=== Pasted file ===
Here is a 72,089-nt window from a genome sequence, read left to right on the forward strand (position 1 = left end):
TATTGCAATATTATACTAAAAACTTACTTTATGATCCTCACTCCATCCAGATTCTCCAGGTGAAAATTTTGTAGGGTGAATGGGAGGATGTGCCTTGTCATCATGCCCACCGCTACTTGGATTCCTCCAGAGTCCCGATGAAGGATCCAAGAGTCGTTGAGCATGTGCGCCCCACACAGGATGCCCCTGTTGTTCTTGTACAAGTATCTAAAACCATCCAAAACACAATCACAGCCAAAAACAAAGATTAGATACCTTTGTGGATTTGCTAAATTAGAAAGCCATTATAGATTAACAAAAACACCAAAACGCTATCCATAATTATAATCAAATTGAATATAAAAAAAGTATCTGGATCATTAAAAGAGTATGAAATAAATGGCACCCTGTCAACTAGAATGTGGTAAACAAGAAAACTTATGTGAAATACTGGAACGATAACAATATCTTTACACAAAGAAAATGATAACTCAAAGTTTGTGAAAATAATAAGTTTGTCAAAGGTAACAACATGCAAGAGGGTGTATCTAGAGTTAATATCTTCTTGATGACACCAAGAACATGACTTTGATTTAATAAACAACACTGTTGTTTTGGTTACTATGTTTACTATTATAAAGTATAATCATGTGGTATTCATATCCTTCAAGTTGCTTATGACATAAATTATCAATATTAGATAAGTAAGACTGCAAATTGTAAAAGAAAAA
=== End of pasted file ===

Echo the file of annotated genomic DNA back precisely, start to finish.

Here is a 72,089-nt window from a genome sequence, read left to right on the forward strand (position 1 = left end):
TATTGCAATATTATACTAAAAACTTACTTTATGATCCTCACTCCATCCAGATTCTCCAGGTGAAAATTTTGTAGGGTGAATGGGAGGATGTGCCTTGTCATCATGCCCACCGCTACTTGGATTCCTCCAGAGTCCCGATGAAGGATCCAAGAGTCGTTGAGCATGTGCGCCCCACACAGGATGCCCCTGTTGTTCTTGTACAAGTATCTAAAACCATCCAAAACACAATCACAGCCAAAAACAAAGATTAGATACCTTTGTGGATTTGCTAAATTAGAAAGCCATTATAGATTAACAAAAACACCAAAACGCTATCCATAATTATAATCAAATTGAATATAAAAAAAGTATCTGGATCATTAAAAGAGTATGAAATAAATGGCACCCTGTCAACTAGAATGTGGTAAACAAGAAAACTTATGTGAAATACTGGAACGATAACAATATCTTTACACAAAGAAAATGATAACTCAAAGTTTGTGAAAATAATAAGTTTGTCAAAGGTAACAACATGCAAGAGGGTGTATCTAGAGTTAATATCTTCTTGATGACACCAAGAACATGACTTTGATTTAATAAACAACACTGTTGTTTTGGTTACTATGTTTACTATTATAAAGTATAATCATGTGGTATTCATATCCTTCAAGTTGCTTATGACATAAATTATCAATATTAGATAAGTAAGACTGCAAATTGTAAAAGAAAAA